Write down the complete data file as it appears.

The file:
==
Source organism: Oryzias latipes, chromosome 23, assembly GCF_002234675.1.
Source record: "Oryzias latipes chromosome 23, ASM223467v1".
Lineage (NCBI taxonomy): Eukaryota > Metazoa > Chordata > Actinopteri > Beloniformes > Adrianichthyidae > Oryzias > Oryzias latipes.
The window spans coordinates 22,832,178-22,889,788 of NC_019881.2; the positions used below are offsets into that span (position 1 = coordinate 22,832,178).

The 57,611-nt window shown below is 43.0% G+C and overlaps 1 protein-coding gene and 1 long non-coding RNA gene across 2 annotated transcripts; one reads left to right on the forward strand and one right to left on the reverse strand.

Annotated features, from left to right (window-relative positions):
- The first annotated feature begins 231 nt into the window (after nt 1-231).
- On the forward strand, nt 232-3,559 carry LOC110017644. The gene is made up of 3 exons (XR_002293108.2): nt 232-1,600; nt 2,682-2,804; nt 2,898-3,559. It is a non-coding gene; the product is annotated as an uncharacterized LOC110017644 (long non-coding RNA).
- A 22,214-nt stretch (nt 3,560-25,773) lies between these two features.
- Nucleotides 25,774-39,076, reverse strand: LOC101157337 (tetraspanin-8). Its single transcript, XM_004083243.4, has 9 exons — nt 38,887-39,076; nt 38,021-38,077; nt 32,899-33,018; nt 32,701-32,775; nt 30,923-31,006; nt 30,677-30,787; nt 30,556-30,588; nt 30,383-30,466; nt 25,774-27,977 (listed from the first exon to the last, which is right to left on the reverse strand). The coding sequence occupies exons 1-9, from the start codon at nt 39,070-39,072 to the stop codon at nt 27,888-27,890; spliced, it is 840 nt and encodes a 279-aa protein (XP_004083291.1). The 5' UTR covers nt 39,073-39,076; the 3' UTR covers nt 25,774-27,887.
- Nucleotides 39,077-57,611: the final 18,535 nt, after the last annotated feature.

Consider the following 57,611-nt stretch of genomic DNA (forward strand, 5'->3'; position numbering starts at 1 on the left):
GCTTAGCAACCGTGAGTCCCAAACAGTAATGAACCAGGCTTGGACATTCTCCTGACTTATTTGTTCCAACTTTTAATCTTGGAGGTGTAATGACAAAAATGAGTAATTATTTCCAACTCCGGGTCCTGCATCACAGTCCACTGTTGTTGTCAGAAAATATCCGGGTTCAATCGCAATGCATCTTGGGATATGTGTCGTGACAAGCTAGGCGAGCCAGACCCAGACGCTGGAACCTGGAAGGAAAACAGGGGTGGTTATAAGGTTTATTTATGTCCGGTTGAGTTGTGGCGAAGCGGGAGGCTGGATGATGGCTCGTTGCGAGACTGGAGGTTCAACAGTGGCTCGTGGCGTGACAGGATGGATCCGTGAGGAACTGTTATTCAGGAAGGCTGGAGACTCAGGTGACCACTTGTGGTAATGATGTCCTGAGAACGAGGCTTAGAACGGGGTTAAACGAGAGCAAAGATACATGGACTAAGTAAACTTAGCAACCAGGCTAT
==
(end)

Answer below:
Source organism: Oryzias latipes, chromosome 23, assembly GCF_002234675.1.
Source record: "Oryzias latipes chromosome 23, ASM223467v1".
Lineage (NCBI taxonomy): Eukaryota > Metazoa > Chordata > Actinopteri > Beloniformes > Adrianichthyidae > Oryzias > Oryzias latipes.
The window spans coordinates 22,832,178-22,889,788 of NC_019881.2; the positions used below are offsets into that span (position 1 = coordinate 22,832,178).

The 57,611-nt window shown below is 43.0% G+C and overlaps 1 protein-coding gene and 1 long non-coding RNA gene across 2 annotated transcripts; one reads left to right on the forward strand and one right to left on the reverse strand.

Annotated features, from left to right (window-relative positions):
- The first annotated feature begins 231 nt into the window (after nt 1-231).
- On the forward strand, nt 232-3,559 carry LOC110017644. The gene is made up of 3 exons (XR_002293108.2): nt 232-1,600; nt 2,682-2,804; nt 2,898-3,559. It is a non-coding gene; the product is annotated as an uncharacterized LOC110017644 (long non-coding RNA).
- A 22,214-nt stretch (nt 3,560-25,773) lies between these two features.
- Nucleotides 25,774-39,076, reverse strand: LOC101157337 (tetraspanin-8). Its single transcript, XM_004083243.4, has 9 exons — nt 38,887-39,076; nt 38,021-38,077; nt 32,899-33,018; nt 32,701-32,775; nt 30,923-31,006; nt 30,677-30,787; nt 30,556-30,588; nt 30,383-30,466; nt 25,774-27,977 (listed from the first exon to the last, which is right to left on the reverse strand). The coding sequence occupies exons 1-9, from the start codon at nt 39,070-39,072 to the stop codon at nt 27,888-27,890; spliced, it is 840 nt and encodes a 279-aa protein (XP_004083291.1). The 5' UTR covers nt 39,073-39,076; the 3' UTR covers nt 25,774-27,887.
- Nucleotides 39,077-57,611: the final 18,535 nt, after the last annotated feature.

Consider the following 57,611-nt stretch of genomic DNA (forward strand, 5'->3'; position numbering starts at 1 on the left):
GCTTAGCAACCGTGAGTCCCAAACAGTAATGAACCAGGCTTGGACATTCTCCTGACTTATTTGTTCCAACTTTTAATCTTGGAGGTGTAATGACAAAAATGAGTAATTATTTCCAACTCCGGGTCCTGCATCACAGTCCACTGTTGTTGTCAGAAAATATCCGGGTTCAATCGCAATGCATCTTGGGATATGTGTCGTGACAAGCTAGGCGAGCCAGACCCAGACGCTGGAACCTGGAAGGAAAACAGGGGTGGTTATAAGGTTTATTTATGTCCGGTTGAGTTGTGGCGAAGCGGGAGGCTGGATGATGGCTCGTTGCGAGACTGGAGGTTCAACAGTGGCTCGTGGCGTGACAGGATGGATCCGTGAGGAACTGTTATTCAGGAAGGCTGGAGACTCAGGTGACCACTTGTGGTAATGATGTCCTGAGAACGAGGCTTAGAACGGGGTTAAACGAGAGCAAAGATACATGGACTAAGTAAACTTAGCAACCAGGCTAT